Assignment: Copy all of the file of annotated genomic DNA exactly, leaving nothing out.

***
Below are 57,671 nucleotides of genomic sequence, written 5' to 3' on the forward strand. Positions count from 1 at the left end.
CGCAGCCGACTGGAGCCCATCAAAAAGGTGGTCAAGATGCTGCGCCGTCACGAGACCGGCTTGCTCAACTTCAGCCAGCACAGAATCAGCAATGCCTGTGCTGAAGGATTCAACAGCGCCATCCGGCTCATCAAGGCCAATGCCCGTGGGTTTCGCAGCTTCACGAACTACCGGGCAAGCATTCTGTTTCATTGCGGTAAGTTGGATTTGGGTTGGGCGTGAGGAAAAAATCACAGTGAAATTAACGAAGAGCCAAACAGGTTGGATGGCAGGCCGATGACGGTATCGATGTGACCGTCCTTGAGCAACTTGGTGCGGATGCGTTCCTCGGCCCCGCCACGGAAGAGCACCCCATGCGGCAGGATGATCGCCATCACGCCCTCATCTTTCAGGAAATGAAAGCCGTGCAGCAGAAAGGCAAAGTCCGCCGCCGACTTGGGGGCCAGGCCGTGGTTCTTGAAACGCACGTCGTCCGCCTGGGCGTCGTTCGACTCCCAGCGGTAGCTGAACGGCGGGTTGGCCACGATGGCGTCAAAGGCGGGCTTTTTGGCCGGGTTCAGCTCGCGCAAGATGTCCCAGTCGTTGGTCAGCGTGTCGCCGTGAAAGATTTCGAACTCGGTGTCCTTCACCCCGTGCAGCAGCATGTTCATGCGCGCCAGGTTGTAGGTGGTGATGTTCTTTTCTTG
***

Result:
Below are 57,671 nucleotides of genomic sequence, written 5' to 3' on the forward strand. Positions count from 1 at the left end.
CGCAGCCGACTGGAGCCCATCAAAAAGGTGGTCAAGATGCTGCGCCGTCACGAGACCGGCTTGCTCAACTTCAGCCAGCACAGAATCAGCAATGCCTGTGCTGAAGGATTCAACAGCGCCATCCGGCTCATCAAGGCCAATGCCCGTGGGTTTCGCAGCTTCACGAACTACCGGGCAAGCATTCTGTTTCATTGCGGTAAGTTGGATTTGGGTTGGGCGTGAGGAAAAAATCACAGTGAAATTAACGAAGAGCCAAACAGGTTGGATGGCAGGCCGATGACGGTATCGATGTGACCGTCCTTGAGCAACTTGGTGCGGATGCGTTCCTCGGCCCCGCCACGGAAGAGCACCCCATGCGGCAGGATGATCGCCATCACGCCCTCATCTTTCAGGAAATGAAAGCCGTGCAGCAGAAAGGCAAAGTCCGCCGCCGACTTGGGGGCCAGGCCGTGGTTCTTGAAACGCACGTCGTCCGCCTGGGCGTCGTTCGACTCCCAGCGGTAGCTGAACGGCGGGTTGGCCACGATGGCGTCAAAGGCGGGCTTTTTGGCCGGGTTCAGCTCGCGCAAGATGTCCCAGTCGTTGGTCAGCGTGTCGCCGTGAAAGATTTCGAACTCGGTGTCCTTCACCCCGTGCAGCAGCATGTTCATGCGCGCCAGGTTGTAGGTGGTGATGTTCTTTTCTTG